Eventually, many narcissistic golden children ruin the scapegoat’s reputation in adult life and turn their siblings against them, as well as the enabling parent. Rigid, weak enabling family members often just go with it. The scapegoat is often so terribly shamed and humiliated by these people that they are advised by their therapist to leave the entire family.

Does anyone support the scapegoat?

It’s unlikely. There appears to be an inability for the scapegoats’ siblings, even the less narcissistically inclined siblings to empathise with the intensity of the scapegoat’s pain; because if they could empathise at all, they would stand up for their sibling, and actually ask their golden child sibling, or the narcissist, to stop abusing the scapegoat. However, most of the narcissist’s children turn a blind eye, look the other way, and allow for the scapegoated child to get pecked and pecked and pecked, until there is literally no soul left to peck at.

It often becomes a case of ‘well thank goodness it isn’t not me.’

The narcissist convinces the other siblings who fail to support their scapegoated sibling that the scapegoat is unhinged, mentally ill, and needs help with emotional regulation. The golden child also says these vile things about the scapegoat in the hope of escaping all accountability.

It works!

The scapegoat’s strength

Scapegoated individuals are strong, often creative, and intelligent. They are often the most empathetic child in the narcissistic family, which is the primary reason why they are so targeted. When they leave the narcissistic family they take these traits with them, grieve the family, heal, and begin traveling the road less traveled by family members in the narcissistic family; the road to recovery.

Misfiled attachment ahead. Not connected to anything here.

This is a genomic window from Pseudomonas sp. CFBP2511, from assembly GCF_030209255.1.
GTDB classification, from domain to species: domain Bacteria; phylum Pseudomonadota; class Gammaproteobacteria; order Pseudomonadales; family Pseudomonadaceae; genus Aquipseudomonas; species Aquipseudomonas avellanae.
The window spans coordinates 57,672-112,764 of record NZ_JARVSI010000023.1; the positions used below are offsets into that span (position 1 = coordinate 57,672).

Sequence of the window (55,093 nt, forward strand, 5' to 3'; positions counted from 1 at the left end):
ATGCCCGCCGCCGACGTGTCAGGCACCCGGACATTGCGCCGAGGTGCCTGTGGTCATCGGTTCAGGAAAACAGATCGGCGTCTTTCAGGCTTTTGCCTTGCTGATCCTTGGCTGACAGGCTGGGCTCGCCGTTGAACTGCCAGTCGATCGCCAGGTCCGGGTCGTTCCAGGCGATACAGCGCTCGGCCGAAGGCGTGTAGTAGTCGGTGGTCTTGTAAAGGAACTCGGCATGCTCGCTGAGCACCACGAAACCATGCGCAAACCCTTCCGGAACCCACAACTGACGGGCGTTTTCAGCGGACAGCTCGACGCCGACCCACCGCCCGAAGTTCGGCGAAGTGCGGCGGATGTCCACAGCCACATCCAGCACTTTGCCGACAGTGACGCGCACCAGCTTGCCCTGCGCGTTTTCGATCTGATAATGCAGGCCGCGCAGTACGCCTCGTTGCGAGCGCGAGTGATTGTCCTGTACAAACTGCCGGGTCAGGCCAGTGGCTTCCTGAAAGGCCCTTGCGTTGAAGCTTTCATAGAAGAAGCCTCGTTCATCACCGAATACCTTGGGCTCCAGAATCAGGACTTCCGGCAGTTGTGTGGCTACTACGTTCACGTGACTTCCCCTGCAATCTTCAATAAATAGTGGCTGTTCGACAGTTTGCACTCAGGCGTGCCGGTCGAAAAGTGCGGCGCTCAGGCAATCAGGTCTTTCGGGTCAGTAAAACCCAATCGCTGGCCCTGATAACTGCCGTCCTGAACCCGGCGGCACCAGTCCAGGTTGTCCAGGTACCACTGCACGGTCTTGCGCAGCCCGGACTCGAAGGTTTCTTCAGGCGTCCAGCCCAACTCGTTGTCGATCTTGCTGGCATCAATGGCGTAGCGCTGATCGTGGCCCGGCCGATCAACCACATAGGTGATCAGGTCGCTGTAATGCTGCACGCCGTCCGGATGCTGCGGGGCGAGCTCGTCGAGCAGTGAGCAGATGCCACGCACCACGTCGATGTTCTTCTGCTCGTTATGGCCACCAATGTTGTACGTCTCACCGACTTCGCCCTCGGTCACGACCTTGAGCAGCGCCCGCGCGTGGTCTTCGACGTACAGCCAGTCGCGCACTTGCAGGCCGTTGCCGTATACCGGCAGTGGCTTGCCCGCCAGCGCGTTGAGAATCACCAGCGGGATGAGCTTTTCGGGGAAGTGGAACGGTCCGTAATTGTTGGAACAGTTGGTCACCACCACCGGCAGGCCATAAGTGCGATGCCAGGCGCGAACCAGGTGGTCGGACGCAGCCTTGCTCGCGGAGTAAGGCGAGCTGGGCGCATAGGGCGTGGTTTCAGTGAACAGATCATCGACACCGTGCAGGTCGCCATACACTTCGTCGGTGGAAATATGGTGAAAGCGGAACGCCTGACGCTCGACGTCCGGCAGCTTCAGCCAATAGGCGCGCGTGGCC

The scapegoat has integrity. They never back down on this integrity, and they usually go on to have very fulfilling lives. The narcissistic family members either stay united in chaos or turn on each other.




  1. One SG | 12th Oct 17

    This is one of the most accurate and detailed articles about the GC-SG relationship and the Nparent’s role in it. It is literally a chronology of my own FOO, with me being the SG. Thank you for this well written piece!

    • Parenting Exposed | 13th Oct 17

      Thankyou for your lovely comment One SG. As you can probably gather, this article is closely related to my own experience as a scapegoat with an older Golden child sibling.

      • One SG | 13th Oct 17

        Yes! In my case, GC is a younger sibling. Only those who have been subjected to scapegoating can fully articulate the experience. I’ve been reading your other blogs on the subject. They are so reaffirming and helpful. Thank you so much for creating them!

        • Parenting Exposed | 14th Oct 17

          Thankyou! I am very glad to hear that my articles are helping you, and are confirmation of what you know to be the truth.

  2. Megan Jones | 16th Oct 17

    Even in my 60s I’m still struggling with being the family scapegoat. I’ve tried to maintain links with my sisters but it has become impossible. I have gone out of my way to help them but it goes unrecognised. I have recently had to cut all ties with them because of their collective nasty behaviour towards me. My life otherwise is happy, fulfilled and successful. They have me thinking I need to see a therapist. Mo

  3. L. T. | 1st Dec 17

    OMG! Thank you so much! I am literally in tears because I have been going through this for so long. I am the scapegoat and have been so confused and trying to make sense of all this chaos! I cannot thank you enough for this article. It just helped me appreciate and accept my choices to go no contact. I need to heal. Wow! Thank you so much! The difference is I am the older child and the golden child is in fact the younger child.